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Debates Concerning Automobile Black Box Data Continue

Posted on December 4, 2013

Most Americans have heard about “black boxes” when it comes to airplanes and airline crashes, but what many people don’t know is that their automobile is likely equipped with a black box, too.

The National Highway Traffic Safety Administration (NHTSA) has mandated that all automobile manufacturers include black boxes in their vehicles by 2014. However, many of those manufacturers have already jumped the gun and included the devices in the vehicles they manufacture. Nearly 96 percent of all vehicles manufactured in 2013 included Event Data Recorders (EDRs).

While EDRs are constantly recording, they do not transmit their data and only a segment of information they record is saved prior to a crash. Just this year, the NHTSA issued a final ruling concerning the crash data the black boxes must record. That data includes the vehicle’s speed just before a crash, brake and throttle application, airbag deployment and seat belt use.

But, now that use of vehicle black boxes is obviously here to stay, questions remain as to how the data they record can be used.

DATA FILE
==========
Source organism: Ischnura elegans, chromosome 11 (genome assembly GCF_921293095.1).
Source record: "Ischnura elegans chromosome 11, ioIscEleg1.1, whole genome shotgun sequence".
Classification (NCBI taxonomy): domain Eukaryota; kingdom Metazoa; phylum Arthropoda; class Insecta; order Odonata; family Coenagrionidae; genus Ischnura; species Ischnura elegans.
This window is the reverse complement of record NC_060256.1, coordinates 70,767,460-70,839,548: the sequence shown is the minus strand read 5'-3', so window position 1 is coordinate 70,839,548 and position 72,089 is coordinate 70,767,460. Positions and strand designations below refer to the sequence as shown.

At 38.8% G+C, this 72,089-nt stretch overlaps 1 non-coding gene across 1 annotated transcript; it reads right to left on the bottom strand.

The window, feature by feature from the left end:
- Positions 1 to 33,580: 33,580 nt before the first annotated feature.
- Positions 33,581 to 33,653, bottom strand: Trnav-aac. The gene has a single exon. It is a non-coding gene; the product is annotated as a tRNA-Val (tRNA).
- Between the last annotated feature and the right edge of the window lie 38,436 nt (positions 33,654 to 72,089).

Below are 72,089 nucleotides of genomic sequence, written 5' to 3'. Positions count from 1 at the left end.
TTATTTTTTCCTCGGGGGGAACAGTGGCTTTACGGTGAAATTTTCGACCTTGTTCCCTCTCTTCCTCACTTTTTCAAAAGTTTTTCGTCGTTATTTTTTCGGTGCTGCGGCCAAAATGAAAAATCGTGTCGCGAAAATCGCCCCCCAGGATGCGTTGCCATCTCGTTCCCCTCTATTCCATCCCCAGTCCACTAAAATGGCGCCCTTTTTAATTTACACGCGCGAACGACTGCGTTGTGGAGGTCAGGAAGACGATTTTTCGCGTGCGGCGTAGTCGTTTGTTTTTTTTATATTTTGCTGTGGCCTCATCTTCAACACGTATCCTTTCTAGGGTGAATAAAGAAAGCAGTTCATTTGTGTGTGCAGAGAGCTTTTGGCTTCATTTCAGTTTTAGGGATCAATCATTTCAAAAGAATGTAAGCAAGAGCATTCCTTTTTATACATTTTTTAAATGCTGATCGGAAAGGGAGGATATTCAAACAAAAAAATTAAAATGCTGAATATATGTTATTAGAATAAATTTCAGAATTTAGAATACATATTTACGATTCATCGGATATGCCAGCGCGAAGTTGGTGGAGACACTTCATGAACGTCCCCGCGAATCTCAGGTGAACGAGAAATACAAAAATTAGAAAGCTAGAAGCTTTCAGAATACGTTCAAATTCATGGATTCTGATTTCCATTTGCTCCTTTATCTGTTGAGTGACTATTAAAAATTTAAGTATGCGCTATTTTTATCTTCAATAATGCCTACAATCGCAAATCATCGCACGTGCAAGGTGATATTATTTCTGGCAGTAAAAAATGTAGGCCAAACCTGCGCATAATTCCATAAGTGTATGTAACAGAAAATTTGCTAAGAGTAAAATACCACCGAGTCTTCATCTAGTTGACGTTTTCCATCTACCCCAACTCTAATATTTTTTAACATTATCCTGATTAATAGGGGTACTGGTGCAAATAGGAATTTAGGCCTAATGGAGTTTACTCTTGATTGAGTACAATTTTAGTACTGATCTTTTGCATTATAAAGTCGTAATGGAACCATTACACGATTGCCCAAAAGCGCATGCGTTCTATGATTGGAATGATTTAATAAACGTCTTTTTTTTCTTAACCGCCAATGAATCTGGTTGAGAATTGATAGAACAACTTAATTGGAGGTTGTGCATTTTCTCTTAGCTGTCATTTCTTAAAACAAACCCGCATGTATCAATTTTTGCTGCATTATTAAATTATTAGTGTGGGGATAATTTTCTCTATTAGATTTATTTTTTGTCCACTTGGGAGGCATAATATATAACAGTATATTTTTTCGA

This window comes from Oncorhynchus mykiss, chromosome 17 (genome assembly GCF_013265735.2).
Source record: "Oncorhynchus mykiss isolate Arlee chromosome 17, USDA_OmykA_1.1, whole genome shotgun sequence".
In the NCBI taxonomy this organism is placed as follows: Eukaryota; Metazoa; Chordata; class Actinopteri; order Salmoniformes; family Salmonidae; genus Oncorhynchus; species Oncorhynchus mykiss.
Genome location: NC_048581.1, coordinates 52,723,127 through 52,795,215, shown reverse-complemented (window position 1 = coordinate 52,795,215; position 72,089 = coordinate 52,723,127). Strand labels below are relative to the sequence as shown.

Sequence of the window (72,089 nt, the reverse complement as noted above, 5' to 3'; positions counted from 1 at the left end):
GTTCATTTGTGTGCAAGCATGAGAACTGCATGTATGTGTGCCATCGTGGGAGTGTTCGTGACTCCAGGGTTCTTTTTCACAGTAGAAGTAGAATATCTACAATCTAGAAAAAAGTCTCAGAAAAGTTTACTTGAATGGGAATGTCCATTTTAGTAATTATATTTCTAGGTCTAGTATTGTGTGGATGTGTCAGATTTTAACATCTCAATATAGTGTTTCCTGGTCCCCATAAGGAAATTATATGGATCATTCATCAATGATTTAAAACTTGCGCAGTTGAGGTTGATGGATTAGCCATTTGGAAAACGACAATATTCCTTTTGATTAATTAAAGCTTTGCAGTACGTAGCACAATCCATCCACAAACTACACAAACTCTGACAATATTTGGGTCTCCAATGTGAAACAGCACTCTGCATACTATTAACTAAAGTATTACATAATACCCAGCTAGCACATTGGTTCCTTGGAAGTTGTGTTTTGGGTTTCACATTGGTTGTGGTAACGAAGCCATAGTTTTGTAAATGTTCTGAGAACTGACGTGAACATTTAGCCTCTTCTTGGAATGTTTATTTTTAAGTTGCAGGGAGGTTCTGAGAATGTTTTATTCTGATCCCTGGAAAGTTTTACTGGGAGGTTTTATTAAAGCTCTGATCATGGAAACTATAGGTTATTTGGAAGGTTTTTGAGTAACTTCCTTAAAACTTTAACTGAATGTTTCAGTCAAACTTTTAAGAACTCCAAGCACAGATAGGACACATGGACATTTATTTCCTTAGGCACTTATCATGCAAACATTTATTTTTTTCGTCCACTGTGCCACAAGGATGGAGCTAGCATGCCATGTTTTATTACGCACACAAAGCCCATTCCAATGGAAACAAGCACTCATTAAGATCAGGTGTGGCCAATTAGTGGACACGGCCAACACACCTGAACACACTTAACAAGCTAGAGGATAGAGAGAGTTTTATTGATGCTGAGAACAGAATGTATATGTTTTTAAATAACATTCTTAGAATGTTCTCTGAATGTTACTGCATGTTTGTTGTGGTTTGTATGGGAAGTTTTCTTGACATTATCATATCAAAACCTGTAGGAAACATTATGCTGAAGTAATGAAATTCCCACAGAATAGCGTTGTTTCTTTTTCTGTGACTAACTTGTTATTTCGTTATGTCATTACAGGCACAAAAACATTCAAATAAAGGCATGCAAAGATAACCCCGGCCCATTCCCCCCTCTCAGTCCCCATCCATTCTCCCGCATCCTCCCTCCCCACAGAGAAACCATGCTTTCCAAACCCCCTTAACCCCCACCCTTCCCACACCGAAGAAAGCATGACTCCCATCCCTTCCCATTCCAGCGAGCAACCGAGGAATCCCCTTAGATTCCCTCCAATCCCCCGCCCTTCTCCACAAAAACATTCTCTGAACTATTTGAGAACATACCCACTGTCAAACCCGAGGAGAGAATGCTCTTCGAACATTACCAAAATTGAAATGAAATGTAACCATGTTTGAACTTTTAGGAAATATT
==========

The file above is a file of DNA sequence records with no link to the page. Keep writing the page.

Should this data be available to insurance companies, law enforcement agencies, or individuals seeking information for civil litigation? Who is entitled to collect the data?

To date, there is no federal standard that addresses these concerns. Fourteen states have stepped in to fill the vacuum left by the lack of federal regulation. They have determined that EDR data is the vehicle owner’s property; however, law enforcement or those involved in civil litigation can still petition a court to seek access to the data.

While Florida does not have a specific law that addresses who owns EDR data, the state does have a computer trespass statute, which an EDR may fall under. That law specifically forbids a person from “willingly, knowingly and without authorization” accessing a computer or computer system. However, Florida’s 4th District Court of Appeals has ruled that the use of EDR data can be admissible in a criminal trial.

The automobile accident attorneys at Farah & Farah in Jacksonville will be keeping close track of EDR regulations as they evolve. If you have questions about your legal rights in the aftermath of a crash, don’t hesitate to call us at (800) 533-3555 or contact us online today to set up a free consultation.